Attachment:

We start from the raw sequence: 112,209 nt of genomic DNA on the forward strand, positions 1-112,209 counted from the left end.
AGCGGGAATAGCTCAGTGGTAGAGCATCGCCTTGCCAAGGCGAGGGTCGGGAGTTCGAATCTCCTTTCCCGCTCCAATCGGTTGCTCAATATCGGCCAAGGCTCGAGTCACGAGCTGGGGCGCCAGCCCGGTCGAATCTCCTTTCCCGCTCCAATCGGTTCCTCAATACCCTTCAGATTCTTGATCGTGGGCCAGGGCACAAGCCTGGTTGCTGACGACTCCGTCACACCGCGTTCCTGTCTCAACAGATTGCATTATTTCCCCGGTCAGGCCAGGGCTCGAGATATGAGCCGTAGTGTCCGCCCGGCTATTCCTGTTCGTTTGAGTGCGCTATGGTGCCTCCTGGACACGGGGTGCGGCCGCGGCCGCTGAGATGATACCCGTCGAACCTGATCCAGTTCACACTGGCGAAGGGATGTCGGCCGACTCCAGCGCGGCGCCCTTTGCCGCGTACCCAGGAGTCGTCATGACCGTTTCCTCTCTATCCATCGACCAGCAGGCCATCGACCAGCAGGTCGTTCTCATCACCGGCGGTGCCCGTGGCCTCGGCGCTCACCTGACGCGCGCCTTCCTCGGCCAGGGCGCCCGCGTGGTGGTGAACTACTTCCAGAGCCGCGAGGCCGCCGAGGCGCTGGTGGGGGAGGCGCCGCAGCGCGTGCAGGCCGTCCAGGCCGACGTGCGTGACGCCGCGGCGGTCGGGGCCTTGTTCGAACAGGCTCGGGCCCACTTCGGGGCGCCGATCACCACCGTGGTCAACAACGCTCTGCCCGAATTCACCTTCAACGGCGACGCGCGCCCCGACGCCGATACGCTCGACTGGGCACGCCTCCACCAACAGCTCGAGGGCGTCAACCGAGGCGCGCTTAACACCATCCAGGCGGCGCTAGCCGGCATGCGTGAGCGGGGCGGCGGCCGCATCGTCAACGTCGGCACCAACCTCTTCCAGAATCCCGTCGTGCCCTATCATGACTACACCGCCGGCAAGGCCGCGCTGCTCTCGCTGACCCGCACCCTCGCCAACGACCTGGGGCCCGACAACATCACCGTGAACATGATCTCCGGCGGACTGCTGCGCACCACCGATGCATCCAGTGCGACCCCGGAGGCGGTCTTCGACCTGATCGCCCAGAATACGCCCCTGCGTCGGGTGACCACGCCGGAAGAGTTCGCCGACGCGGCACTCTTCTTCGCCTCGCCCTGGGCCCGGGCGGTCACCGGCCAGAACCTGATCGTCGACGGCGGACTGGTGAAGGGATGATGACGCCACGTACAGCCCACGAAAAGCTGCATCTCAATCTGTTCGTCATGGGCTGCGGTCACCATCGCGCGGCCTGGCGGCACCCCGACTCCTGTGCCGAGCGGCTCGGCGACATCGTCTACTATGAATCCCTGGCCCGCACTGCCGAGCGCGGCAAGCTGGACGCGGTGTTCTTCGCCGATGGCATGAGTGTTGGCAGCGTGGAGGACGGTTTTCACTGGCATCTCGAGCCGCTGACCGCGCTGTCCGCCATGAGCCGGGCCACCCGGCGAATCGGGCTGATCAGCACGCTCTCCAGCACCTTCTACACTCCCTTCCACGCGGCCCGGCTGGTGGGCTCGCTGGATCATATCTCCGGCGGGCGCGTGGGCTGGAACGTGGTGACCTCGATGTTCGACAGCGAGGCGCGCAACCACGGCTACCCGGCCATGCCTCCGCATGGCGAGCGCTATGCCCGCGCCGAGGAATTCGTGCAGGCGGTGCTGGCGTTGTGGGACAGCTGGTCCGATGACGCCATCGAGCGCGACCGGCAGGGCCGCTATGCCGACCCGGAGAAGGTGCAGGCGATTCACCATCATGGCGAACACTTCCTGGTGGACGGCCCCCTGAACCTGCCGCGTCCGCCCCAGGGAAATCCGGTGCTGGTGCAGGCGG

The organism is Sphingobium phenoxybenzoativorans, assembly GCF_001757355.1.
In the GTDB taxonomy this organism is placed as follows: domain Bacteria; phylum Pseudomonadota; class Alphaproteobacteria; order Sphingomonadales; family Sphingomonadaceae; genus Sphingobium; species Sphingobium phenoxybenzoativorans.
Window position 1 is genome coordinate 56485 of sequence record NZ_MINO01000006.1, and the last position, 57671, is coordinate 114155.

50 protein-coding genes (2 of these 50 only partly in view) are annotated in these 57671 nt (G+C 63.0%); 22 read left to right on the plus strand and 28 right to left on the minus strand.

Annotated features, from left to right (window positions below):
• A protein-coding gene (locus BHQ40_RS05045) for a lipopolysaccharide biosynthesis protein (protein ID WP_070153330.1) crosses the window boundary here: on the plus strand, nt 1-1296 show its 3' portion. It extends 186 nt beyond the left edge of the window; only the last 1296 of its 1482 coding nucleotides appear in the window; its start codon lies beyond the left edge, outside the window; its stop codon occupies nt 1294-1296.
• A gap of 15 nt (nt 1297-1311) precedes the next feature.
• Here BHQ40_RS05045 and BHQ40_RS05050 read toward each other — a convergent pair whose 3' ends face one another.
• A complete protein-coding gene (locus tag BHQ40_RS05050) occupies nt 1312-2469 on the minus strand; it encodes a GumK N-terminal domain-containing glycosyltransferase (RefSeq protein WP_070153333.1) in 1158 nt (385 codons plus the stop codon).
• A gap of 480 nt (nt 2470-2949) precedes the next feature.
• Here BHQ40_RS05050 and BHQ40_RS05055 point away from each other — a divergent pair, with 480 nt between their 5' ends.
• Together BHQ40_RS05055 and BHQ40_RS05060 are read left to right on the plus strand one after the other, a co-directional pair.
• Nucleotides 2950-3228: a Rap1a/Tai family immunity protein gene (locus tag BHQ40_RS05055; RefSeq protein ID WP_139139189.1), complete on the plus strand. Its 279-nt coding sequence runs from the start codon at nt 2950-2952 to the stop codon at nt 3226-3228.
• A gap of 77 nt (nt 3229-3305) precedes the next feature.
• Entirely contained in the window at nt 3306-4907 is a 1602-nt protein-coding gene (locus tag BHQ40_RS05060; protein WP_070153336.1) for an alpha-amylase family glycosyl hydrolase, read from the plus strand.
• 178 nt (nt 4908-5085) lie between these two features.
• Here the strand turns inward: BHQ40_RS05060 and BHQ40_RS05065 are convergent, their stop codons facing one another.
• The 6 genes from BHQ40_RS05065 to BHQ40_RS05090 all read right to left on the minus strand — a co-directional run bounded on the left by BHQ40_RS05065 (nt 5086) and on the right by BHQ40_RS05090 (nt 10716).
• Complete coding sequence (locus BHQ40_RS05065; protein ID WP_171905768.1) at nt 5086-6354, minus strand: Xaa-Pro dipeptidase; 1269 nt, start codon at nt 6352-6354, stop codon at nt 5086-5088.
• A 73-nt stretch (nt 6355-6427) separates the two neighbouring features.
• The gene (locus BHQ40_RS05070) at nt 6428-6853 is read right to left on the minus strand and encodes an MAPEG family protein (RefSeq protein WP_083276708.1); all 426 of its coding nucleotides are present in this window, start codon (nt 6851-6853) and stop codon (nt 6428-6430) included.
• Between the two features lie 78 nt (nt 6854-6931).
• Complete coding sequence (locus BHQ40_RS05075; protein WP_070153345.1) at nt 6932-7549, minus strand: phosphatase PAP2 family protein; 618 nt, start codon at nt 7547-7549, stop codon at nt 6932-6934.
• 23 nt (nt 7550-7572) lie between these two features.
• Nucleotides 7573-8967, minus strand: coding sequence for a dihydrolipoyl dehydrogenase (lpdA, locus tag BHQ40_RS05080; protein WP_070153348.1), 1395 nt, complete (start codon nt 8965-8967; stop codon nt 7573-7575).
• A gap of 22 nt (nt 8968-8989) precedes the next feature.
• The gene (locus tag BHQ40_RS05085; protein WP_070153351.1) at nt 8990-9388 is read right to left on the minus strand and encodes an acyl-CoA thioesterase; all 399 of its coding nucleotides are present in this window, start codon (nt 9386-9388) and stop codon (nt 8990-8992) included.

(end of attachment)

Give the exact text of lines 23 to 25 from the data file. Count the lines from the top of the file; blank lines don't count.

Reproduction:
• The gene (locus BHQ40_RS05070) at nt 6428-6853 is read right to left on the minus strand and encodes an MAPEG family protein (RefSeq protein WP_083276708.1); all 426 of its coding nucleotides are present in this window, start codon (nt 6851-6853) and stop codon (nt 6428-6430) included.
• Between the two features lie 78 nt (nt 6854-6931).
• Complete coding sequence (locus BHQ40_RS05075; protein WP_070153345.1) at nt 6932-7549, minus strand: phosphatase PAP2 family protein; 618 nt, start codon at nt 7547-7549, stop codon at nt 6932-6934.